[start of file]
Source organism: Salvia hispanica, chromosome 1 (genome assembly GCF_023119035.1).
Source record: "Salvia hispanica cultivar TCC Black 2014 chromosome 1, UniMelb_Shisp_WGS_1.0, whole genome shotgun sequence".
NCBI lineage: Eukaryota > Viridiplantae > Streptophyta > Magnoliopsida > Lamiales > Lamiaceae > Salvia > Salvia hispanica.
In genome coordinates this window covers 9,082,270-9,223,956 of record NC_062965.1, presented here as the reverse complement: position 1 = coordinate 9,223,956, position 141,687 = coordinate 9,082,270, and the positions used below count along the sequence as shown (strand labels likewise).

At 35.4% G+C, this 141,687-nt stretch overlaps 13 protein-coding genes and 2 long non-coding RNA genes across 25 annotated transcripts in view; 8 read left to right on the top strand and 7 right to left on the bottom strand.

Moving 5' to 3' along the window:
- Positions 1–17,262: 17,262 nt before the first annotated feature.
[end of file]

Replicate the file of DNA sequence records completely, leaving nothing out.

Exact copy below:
Source organism: Salvia hispanica, chromosome 1 (genome assembly GCF_023119035.1).
Source record: "Salvia hispanica cultivar TCC Black 2014 chromosome 1, UniMelb_Shisp_WGS_1.0, whole genome shotgun sequence".
NCBI lineage: Eukaryota > Viridiplantae > Streptophyta > Magnoliopsida > Lamiales > Lamiaceae > Salvia > Salvia hispanica.
In genome coordinates this window covers 9,082,270-9,223,956 of record NC_062965.1, presented here as the reverse complement: position 1 = coordinate 9,223,956, position 141,687 = coordinate 9,082,270, and the positions used below count along the sequence as shown (strand labels likewise).

At 35.4% G+C, this 141,687-nt stretch overlaps 13 protein-coding genes and 2 long non-coding RNA genes across 25 annotated transcripts in view; 8 read left to right on the top strand and 7 right to left on the bottom strand.

Moving 5' to 3' along the window:
- Positions 1–17,262: 17,262 nt before the first annotated feature.